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Persuasive Techniques

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Jill Moreno

on 16 April 2018

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Transcript of Persuasive Techniques

Positive and Negative Persuasive Techniques

*Supporting Details
Details which support or further prove the thesis

Examples include:
Providing evidence such as examples, facts, and opinions
errors in reasoning
Loaded Terms
the use of strong emotional
words without
supporting evidence
to back up the words
Rhetorical Device #1- Appeal to Logic
AKA: Appeal to Reason (Logos)
appeal to the "head" rather than the "heart"
through the use of facts, statistics, and logical evidence that is difficult to argue against.
*Rhetorical Device #2
Appeal to Emotion (Pathos)
Appeal to the reader's heart, or emotions, in an effort to get the reader to care about a problem or issue
a statement that can be proved
with supporting information
Caricatures- to represent or imitate in an exaggerated or distorted manner (can be graphic, spoken or written)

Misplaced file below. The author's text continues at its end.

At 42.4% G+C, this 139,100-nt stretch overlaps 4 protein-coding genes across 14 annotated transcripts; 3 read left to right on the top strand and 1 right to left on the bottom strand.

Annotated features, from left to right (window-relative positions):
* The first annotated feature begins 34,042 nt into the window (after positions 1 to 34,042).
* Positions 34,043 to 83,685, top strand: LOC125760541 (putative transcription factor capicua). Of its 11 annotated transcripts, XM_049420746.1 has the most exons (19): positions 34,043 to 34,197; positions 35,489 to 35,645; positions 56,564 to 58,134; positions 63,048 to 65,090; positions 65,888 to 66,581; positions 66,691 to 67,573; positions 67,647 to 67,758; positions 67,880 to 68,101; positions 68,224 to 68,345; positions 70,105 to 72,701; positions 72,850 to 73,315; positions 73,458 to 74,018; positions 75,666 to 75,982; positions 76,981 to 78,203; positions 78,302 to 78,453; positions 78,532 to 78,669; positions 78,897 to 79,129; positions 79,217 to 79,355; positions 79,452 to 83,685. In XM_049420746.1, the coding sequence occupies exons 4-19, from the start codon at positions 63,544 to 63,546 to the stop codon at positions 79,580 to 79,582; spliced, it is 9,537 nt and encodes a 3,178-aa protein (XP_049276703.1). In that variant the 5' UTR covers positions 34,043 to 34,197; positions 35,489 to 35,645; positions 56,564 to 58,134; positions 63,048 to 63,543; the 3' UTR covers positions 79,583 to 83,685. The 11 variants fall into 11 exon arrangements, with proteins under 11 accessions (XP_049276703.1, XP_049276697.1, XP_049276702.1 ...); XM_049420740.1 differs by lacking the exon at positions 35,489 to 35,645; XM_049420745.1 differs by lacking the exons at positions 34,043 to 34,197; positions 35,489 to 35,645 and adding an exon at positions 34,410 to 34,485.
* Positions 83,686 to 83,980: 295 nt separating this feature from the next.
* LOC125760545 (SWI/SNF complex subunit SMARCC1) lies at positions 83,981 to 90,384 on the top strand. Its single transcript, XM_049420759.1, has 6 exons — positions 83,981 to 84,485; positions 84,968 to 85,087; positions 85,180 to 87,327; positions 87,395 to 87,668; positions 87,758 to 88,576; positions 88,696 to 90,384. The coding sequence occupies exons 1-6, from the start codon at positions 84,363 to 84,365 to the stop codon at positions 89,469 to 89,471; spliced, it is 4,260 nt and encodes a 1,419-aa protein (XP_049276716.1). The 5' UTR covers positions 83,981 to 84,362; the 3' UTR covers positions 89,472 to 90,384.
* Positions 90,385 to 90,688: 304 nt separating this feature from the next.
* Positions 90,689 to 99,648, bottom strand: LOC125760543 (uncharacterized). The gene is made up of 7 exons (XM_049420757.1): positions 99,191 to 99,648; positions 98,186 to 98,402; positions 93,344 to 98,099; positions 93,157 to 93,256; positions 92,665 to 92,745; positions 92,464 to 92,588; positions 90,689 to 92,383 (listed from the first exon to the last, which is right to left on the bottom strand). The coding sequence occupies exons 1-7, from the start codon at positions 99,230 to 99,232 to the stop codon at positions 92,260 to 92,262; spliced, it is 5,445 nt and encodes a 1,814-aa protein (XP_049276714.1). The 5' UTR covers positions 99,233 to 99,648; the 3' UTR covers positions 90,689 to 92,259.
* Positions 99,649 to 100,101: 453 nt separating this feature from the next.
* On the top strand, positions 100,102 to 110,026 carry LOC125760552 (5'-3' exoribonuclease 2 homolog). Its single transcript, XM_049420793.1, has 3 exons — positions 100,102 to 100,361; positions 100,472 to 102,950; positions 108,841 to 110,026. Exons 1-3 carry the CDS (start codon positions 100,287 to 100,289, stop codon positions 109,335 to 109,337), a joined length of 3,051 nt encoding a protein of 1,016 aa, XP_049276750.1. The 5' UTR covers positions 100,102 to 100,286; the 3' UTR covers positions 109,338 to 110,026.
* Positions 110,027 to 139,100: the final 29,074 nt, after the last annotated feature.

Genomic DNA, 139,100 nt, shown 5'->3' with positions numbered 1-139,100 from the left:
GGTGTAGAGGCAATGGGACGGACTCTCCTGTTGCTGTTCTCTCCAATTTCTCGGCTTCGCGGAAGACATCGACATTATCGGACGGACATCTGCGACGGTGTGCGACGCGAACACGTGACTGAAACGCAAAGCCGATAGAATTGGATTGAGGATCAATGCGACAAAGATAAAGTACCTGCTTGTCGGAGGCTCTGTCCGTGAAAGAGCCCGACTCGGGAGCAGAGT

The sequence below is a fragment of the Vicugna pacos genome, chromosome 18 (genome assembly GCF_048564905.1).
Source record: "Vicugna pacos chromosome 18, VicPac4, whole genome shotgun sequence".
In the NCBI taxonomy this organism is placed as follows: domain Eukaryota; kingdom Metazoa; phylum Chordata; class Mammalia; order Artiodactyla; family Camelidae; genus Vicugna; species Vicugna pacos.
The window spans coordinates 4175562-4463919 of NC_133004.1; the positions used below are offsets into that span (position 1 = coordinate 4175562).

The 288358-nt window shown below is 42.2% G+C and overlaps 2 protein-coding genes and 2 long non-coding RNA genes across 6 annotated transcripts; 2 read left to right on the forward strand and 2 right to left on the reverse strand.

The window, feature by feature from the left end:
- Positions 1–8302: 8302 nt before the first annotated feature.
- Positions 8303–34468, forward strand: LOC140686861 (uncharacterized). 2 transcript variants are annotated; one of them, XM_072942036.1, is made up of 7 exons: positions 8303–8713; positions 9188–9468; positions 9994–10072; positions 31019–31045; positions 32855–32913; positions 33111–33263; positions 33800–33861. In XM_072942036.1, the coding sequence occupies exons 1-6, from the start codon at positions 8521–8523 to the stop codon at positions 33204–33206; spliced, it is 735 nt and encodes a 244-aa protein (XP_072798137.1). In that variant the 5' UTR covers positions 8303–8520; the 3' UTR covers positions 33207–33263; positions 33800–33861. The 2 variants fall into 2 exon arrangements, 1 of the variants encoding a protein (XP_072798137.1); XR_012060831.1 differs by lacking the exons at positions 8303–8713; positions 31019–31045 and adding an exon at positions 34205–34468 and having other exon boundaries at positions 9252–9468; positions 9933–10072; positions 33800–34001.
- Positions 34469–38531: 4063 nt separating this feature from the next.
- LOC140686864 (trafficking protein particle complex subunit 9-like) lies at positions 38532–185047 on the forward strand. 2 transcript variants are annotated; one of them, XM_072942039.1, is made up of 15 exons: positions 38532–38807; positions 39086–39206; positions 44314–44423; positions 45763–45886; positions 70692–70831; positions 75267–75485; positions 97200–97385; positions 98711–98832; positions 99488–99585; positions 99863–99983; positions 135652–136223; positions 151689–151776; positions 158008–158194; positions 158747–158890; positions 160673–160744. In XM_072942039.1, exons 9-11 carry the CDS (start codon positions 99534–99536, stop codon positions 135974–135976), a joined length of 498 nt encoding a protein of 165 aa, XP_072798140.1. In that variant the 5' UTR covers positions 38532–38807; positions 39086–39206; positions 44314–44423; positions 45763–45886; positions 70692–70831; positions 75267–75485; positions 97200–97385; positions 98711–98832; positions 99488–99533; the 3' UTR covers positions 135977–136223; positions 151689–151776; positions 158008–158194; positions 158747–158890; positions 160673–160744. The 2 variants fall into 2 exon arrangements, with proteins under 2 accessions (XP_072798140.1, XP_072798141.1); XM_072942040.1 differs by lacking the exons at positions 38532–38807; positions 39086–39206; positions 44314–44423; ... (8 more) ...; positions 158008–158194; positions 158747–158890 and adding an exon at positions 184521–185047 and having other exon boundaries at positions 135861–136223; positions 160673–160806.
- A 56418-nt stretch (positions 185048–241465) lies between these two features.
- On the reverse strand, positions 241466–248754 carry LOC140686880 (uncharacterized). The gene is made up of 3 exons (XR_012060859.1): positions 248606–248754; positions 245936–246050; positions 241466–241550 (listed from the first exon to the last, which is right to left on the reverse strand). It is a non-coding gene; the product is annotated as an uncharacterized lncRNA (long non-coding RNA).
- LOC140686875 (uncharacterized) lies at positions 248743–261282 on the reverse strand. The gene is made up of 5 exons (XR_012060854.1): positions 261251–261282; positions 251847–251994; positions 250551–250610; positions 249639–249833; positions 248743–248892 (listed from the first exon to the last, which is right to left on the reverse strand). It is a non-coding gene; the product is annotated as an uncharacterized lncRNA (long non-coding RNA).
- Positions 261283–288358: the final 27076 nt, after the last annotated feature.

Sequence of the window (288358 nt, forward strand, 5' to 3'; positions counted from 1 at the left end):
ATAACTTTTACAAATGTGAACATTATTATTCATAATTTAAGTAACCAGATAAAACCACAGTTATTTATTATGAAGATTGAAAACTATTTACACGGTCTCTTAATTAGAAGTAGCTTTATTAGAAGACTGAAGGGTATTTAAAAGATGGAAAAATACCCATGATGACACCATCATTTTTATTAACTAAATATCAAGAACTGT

a writer's personal beliefs
and views
Commonplace Assertion-
statements that people might accept as facts but are not necessarily true

*Rhetorical Device
The techniques used by writers and public speakers to persuade the audience.

false statements
Incorrect Premises
Writer appeals to the reader's sense of justice, or presents himself as a person who can be trusted.
Rhetorical Device #3-
Appeal to Ethics (Ethos)
The writer uses an expert opinion to try and convince the audience that if an expert agrees with the writer's opinion, the writer's opinion must be correct.
*Rhetorical Device #4
Appeal to Authority
Argument- a writer's opinion on an issue or problem
In a persuasive essay the argument would be the writer's thesis
Negative Persuasive Techniques
Rhetorical Fallacies-
misleading information meant to distract the audience from the real issue
Logical Fallacies
False Assumptions-
an incorrect idea offered without proof
Leading Questions-
one in which the questioner suggests the answer he or she is seeking
Full transcript